The Plastomes of Gymnosperms: Evolution toward Reduction, Compaction and Increased Complexity
Gymnosperms are a group of seed-producing plants that include conifers I (the Pinaceae), conifers II (the cupressophytes), cycads, Ginkgo, and gnetophytes (Gnetales). They comprise about 1,100 woody species in 88 genera belonging to 14 families, and are important resources for timbers, resins, and landscape trees. The plastomes (i.e., plastid genomes) of seed plants, are relatively small (ca. 120‒160 Kb in size) and compact (ca. one coding-gene/kb) as compared to their mitochondria and nuclei. Our new data show that the sizes of gymnosperm plastomes vary from 107 to 166 Kb. A common belief is that seed plant plastomes are conserved in organization and size, and that their mutations generally toward loss of genes (or transfers of genes to nuclear genomes) and AT-biased. However, our evolutionary reconstructions and analyses challenge these notions. I will show that the evolution of gymnosperm plastomes is highly dynamic and distinctive, and that the general trend is toward reduction, compaction, and increased complication. I will also discuss the mechanisms that underline these diverse plastomes and propose possible models to interpret the observed trends in different groups.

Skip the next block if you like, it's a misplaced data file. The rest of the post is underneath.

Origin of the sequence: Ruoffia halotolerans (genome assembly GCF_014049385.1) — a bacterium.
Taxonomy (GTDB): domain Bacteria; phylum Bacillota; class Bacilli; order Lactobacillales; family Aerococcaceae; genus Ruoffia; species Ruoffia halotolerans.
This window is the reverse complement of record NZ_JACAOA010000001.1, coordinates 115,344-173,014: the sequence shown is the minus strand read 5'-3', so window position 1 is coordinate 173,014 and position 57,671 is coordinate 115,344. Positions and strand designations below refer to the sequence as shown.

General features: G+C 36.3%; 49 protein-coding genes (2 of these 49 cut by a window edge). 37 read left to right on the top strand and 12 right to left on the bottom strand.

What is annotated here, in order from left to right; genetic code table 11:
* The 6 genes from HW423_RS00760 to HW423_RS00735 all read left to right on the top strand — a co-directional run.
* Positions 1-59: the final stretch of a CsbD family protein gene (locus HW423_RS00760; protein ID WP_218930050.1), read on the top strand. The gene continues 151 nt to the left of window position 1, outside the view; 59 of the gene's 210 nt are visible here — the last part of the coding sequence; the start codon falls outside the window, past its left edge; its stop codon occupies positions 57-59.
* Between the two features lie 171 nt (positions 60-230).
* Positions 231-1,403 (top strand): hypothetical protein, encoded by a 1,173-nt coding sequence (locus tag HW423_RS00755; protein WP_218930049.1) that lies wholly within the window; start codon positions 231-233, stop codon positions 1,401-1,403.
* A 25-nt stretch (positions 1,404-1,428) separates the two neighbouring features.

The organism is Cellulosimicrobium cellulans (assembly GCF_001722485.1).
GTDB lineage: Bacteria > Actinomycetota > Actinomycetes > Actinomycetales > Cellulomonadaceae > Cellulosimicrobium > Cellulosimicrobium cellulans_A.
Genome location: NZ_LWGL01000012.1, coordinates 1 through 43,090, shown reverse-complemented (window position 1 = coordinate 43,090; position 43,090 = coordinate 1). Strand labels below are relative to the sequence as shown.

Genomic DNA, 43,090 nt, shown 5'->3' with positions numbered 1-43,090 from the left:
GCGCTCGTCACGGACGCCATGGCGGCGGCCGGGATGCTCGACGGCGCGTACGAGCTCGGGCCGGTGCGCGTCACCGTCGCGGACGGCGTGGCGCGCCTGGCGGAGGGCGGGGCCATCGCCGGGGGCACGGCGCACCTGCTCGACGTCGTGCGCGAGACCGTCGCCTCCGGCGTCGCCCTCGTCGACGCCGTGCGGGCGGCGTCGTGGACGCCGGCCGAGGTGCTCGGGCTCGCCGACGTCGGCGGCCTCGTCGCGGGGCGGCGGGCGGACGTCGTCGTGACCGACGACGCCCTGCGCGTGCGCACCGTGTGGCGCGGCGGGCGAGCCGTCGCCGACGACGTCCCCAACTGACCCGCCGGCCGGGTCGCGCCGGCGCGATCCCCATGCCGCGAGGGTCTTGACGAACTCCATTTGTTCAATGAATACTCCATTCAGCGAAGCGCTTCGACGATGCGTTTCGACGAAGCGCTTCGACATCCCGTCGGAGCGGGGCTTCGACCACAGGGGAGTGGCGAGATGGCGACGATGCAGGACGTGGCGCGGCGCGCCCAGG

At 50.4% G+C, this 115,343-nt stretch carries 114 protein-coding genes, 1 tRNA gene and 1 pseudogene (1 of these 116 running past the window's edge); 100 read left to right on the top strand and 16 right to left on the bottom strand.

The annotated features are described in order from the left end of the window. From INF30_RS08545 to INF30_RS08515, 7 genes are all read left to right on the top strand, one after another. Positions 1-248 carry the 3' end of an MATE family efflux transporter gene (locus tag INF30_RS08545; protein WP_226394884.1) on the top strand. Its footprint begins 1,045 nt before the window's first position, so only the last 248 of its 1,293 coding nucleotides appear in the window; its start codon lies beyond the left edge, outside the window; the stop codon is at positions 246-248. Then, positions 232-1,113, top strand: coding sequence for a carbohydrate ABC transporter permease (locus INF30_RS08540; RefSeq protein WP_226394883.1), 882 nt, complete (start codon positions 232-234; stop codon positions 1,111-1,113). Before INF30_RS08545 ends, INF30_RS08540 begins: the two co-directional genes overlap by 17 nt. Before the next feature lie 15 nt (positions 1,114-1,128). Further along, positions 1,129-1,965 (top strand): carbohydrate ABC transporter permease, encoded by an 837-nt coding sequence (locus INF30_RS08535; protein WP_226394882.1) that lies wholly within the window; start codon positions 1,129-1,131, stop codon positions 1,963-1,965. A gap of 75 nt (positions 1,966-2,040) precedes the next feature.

Dr. Shu-Miaw Chaw
- Distinguished Research Fellow, Biodiversity Research Center, Academia Sinica, Taiwan
- Faculty Member, Taiwan International Graduate Program in Biodiversity (BIODIV)